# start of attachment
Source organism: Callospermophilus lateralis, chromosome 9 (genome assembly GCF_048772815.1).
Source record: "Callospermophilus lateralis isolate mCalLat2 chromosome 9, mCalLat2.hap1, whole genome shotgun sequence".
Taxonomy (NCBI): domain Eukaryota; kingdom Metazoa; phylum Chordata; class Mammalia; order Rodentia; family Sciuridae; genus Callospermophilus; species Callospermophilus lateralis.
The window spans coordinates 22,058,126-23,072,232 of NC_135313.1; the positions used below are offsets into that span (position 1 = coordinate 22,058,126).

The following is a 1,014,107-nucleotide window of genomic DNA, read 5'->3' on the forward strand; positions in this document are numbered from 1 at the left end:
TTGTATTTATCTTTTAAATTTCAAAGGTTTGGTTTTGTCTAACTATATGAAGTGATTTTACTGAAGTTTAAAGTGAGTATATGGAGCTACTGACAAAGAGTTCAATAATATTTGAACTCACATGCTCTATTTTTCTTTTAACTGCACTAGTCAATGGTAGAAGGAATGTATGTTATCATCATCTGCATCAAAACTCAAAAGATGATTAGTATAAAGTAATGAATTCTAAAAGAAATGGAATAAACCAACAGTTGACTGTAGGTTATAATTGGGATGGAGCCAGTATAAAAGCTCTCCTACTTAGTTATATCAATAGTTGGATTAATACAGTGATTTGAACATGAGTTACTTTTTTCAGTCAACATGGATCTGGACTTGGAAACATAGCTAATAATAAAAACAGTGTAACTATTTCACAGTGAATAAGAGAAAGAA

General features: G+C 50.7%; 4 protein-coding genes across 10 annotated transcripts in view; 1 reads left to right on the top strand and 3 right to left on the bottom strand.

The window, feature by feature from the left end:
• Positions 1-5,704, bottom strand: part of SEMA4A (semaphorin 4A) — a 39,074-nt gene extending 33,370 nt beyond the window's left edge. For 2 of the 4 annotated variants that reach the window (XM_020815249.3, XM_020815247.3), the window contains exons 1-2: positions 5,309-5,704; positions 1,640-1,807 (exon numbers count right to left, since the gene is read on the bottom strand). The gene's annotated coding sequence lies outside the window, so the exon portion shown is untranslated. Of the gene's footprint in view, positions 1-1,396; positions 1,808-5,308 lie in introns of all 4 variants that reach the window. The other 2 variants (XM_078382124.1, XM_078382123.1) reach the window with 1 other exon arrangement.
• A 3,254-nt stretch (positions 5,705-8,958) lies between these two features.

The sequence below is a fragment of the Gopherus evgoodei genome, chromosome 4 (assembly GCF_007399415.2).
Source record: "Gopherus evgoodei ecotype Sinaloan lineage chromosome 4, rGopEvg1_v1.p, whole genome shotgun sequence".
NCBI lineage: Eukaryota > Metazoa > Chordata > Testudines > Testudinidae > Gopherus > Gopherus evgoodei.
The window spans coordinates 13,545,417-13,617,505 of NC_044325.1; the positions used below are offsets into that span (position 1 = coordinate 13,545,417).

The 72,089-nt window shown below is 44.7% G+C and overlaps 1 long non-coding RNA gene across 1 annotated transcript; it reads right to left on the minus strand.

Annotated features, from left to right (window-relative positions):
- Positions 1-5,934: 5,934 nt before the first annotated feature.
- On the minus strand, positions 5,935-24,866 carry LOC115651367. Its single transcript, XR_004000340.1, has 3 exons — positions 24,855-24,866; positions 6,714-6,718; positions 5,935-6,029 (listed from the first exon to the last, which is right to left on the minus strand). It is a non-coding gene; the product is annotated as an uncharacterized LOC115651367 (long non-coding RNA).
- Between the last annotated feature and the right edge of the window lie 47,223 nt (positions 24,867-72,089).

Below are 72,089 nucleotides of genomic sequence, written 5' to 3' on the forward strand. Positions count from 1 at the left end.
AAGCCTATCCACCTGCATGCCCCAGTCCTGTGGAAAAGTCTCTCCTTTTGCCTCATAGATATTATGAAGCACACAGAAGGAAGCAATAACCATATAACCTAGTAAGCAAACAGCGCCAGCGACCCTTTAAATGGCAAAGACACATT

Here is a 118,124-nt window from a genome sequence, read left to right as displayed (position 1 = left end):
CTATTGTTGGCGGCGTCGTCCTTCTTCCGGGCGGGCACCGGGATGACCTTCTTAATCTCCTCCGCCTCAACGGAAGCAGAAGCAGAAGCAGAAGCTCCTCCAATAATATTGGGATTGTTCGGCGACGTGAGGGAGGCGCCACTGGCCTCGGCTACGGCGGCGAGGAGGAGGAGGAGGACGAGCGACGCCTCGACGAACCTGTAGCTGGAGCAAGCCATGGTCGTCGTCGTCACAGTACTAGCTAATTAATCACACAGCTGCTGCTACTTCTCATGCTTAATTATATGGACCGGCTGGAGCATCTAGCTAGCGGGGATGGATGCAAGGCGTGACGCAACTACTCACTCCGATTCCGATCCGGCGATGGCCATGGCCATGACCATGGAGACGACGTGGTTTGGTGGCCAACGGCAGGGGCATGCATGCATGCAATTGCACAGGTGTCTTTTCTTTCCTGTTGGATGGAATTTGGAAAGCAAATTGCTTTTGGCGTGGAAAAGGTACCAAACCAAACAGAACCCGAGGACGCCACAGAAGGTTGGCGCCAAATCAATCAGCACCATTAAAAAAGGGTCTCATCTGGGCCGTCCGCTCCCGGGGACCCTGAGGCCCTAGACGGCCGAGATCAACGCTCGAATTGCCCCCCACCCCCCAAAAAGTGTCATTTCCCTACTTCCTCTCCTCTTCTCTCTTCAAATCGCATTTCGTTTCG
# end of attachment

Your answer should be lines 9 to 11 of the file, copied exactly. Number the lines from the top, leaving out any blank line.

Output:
• Positions 1-5,704, bottom strand: part of SEMA4A (semaphorin 4A) — a 39,074-nt gene extending 33,370 nt beyond the window's left edge. For 2 of the 4 annotated variants that reach the window (XM_020815249.3, XM_020815247.3), the window contains exons 1-2: positions 5,309-5,704; positions 1,640-1,807 (exon numbers count right to left, since the gene is read on the bottom strand). The gene's annotated coding sequence lies outside the window, so the exon portion shown is untranslated. Of the gene's footprint in view, positions 1-1,396; positions 1,808-5,308 lie in introns of all 4 variants that reach the window. The other 2 variants (XM_078382124.1, XM_078382123.1) reach the window with 1 other exon arrangement.
• A 3,254-nt stretch (positions 5,705-8,958) lies between these two features.

The sequence below is a fragment of the Gopherus evgoodei genome, chromosome 4 (assembly GCF_007399415.2).